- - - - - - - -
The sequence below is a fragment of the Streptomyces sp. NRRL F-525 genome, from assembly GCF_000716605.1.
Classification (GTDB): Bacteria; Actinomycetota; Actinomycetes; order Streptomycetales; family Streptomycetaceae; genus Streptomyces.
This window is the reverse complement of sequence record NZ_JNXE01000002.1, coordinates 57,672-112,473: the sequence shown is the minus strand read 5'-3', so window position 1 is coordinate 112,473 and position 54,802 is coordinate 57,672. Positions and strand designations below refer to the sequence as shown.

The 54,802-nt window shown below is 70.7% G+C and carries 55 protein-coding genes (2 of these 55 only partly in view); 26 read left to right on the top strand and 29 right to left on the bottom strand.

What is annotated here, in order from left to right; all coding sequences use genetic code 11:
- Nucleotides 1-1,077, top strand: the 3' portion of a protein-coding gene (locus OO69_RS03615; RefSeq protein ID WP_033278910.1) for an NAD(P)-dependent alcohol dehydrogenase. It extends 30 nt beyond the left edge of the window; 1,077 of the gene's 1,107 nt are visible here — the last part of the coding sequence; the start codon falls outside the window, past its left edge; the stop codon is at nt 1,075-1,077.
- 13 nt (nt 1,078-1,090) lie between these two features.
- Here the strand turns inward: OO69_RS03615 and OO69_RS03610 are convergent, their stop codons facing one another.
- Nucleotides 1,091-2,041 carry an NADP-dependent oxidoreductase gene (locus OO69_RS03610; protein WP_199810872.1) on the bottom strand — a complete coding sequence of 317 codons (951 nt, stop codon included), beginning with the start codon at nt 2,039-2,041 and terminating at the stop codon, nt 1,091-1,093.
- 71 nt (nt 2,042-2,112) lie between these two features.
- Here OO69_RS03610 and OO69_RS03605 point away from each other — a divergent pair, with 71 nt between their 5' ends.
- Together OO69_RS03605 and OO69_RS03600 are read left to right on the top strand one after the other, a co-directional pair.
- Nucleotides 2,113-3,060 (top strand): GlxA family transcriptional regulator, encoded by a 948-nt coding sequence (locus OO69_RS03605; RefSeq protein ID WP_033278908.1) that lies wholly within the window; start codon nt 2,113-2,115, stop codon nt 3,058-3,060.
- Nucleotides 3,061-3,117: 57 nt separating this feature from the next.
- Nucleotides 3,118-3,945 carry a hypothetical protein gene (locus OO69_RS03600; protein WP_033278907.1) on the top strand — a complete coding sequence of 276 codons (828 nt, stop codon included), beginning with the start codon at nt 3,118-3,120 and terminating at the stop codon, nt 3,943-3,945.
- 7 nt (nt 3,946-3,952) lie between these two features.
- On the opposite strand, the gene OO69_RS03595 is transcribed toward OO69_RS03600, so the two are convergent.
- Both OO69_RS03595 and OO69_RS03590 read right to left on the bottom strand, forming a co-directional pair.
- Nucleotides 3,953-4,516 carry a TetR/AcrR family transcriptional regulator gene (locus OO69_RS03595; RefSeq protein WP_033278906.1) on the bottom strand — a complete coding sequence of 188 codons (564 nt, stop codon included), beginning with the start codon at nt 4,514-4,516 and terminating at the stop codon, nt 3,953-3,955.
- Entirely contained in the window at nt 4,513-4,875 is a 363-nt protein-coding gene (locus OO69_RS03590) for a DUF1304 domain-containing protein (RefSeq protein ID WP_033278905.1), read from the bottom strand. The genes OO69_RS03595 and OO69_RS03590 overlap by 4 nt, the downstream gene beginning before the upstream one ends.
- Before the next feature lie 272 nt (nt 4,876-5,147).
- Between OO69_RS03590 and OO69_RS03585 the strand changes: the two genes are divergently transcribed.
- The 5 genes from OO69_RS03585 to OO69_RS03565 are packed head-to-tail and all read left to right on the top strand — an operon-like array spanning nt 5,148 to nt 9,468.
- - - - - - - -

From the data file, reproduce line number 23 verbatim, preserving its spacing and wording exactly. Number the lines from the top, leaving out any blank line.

- The 5 genes from OO69_RS03585 to OO69_RS03565 are packed head-to-tail and all read left to right on the top strand — an operon-like array spanning nt 5,148 to nt 9,468.